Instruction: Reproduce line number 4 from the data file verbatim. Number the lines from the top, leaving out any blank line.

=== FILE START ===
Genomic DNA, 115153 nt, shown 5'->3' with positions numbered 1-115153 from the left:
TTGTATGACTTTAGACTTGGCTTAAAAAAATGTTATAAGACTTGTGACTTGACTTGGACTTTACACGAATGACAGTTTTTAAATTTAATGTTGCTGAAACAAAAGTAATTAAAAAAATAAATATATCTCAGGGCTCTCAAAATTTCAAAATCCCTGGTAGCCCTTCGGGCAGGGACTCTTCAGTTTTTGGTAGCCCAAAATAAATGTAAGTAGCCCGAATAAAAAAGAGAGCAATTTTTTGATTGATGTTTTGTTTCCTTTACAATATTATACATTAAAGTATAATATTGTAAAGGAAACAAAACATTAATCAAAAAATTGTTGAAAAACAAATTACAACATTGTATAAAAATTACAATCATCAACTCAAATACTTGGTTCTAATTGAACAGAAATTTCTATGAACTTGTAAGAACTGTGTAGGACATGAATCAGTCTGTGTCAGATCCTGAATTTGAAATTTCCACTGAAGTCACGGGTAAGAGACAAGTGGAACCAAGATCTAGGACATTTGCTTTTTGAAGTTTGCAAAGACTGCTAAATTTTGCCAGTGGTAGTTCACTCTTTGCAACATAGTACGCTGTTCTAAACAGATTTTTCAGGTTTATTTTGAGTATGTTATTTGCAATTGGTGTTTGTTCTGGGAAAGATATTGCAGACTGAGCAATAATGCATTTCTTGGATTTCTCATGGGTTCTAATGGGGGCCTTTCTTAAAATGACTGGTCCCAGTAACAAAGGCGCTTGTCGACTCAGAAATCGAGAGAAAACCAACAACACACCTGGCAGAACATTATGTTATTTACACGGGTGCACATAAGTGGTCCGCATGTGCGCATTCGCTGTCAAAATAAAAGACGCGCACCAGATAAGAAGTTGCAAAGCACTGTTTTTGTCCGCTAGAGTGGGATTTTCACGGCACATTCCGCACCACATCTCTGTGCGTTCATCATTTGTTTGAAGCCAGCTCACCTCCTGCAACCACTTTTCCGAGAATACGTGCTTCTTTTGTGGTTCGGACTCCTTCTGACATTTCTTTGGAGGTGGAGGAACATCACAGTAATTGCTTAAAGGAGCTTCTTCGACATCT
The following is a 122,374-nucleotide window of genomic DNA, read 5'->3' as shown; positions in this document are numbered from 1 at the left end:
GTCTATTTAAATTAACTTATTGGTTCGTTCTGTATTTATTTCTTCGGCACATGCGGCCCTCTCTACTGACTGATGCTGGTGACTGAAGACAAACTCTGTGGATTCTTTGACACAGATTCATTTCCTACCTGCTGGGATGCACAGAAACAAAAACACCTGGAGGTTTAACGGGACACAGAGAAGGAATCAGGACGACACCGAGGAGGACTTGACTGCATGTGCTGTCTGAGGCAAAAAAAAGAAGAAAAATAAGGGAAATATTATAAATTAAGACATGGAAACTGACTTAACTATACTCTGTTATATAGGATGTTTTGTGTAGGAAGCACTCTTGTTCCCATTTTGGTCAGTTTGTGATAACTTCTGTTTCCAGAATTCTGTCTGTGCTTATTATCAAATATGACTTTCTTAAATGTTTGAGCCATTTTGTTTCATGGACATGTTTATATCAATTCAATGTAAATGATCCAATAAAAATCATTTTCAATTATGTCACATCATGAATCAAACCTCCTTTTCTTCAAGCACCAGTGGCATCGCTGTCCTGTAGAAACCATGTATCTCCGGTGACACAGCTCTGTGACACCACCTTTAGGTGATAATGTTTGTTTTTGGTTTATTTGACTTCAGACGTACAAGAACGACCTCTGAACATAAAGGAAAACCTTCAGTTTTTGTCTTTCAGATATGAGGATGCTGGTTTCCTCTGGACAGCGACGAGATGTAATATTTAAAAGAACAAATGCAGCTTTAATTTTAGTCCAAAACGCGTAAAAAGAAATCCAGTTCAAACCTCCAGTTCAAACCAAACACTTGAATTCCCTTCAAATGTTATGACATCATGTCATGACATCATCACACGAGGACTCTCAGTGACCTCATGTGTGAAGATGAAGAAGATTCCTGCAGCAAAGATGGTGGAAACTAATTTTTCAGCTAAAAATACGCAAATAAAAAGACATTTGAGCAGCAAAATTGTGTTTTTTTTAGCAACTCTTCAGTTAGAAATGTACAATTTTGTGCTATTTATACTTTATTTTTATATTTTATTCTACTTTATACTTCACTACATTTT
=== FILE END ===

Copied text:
GTCTATTTAAATTAACTTATTGGTTCGTTCTGTATTTATTTCTTCGGCACATGCGGCCCTCTCTACTGACTGATGCTGGTGACTGAAGACAAACTCTGTGGATTCTTTGACACAGATTCATTTCCTACCTGCTGGGATGCACAGAAACAAAAACACCTGGAGGTTTAACGGGACACAGAGAAGGAATCAGGACGACACCGAGGAGGACTTGACTGCATGTGCTGTCTGAGGCAAAAAAAAGAAGAAAAATAAGGGAAATATTATAAATTAAGACATGGAAACTGACTTAACTATACTCTGTTATATAGGATGTTTTGTGTAGGAAGCACTCTTGTTCCCATTTTGGTCAGTTTGTGATAACTTCTGTTTCCAGAATTCTGTCTGTGCTTATTATCAAATATGACTTTCTTAAATGTTTGAGCCATTTTGTTTCATGGACATGTTTATATCAATTCAATGTAAATGATCCAATAAAAATCATTTTCAATTATGTCACATCATGAATCAAACCTCCTTTTCTTCAAGCACCAGTGGCATCGCTGTCCTGTAGAAACCATGTATCTCCGGTGACACAGCTCTGTGACACCACCTTTAGGTGATAATGTTTGTTTTTGGTTTATTTGACTTCAGACGTACAAGAACGACCTCTGAACATAAAGGAAAACCTTCAGTTTTTGTCTTTCAGATATGAGGATGCTGGTTTCCTCTGGACAGCGACGAGATGTAATATTTAAAAGAACAAATGCAGCTTTAATTTTAGTCCAAAACGCGTAAAAAGAAATCCAGTTCAAACCTCCAGTTCAAACCAAACACTTGAATTCCCTTCAAATGTTATGACATCATGTCATGACATCATCACACGAGGACTCTCAGTGACCTCATGTGTGAAGATGAAGAAGATTCCTGCAGCAAAGATGGTGGAAACTAATTTTTCAGCTAAAAATACGCAAATAAAAAGACATTTGAGCAGCAAAATTGTGTTTTTTTTAGCAACTCTTCAGTTAGAAATGTACAATTTTGTGCTATTTATACTTTATTTTTATATTTTATTCTACTTTATACTTCACTACATTTT